The U.S. National Oceanic And Atmospheric Administration predicts the Earth will see strong geomagnetic storm activity Wednesday, which will then lighten on New Year's Eve.
This is due to the likely impact from a coronal mass ejection, which is a giant burst of energized plasma or particles from the sun that affect the Earth's magnetic field, according to The Weather Channel.
A coronal mass ejection pictured on Monday. (Photo: NOAA)
But while the U.S. agency says the geomagnetic storm may affect power systems and spacecrafts, Canadians are more likely to notice the appearance of the northern lights.
The aurora borealis display may be visible at as low as 50 degrees geomagnetic latitude — which includes the whole country.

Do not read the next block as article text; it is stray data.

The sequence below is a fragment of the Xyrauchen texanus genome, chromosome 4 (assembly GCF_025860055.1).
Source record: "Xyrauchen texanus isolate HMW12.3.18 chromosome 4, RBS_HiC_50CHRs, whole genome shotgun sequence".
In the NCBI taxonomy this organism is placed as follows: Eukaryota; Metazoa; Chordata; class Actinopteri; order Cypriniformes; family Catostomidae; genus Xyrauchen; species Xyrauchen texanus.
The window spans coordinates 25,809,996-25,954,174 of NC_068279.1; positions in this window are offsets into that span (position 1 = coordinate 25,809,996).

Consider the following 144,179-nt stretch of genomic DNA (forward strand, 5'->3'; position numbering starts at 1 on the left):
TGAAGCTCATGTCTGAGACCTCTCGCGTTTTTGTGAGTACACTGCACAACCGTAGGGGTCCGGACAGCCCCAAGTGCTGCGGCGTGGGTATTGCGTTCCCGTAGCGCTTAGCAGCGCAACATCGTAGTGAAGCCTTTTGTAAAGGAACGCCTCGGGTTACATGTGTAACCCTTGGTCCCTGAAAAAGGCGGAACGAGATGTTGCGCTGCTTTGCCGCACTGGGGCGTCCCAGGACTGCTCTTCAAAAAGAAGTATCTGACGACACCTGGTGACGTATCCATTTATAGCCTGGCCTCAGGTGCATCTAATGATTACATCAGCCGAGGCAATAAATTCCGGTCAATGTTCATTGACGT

"It means we have a chance of seeing aurora in areas that aren't used to seeing it," Robyn Fiori, a research scientist for Natural Resources Canada's Canadian Space Weather Forecast Centre, told Black Press.
She said most of the light play will probably happen Wednesday night.
The Canadian Space Weather Forecast Centre predicts some stormy geomagnetic periods for the next day or so, meaning eager photographers and skywatchers may want to consider staying up late.
But while space weather can be stunning, it can also have some dangerous consequences.
Geomagnetic storms can damage equipment on satellites, which support much of our day-to-day communication, according to The Weather Channel. Severe storms could also charge transmission lines with electrical current, potentially damaging transformers and knocking out power for long periods of time.
Watch the video above to find out more about how severe space weather could affect Earth.
Also on HuffPost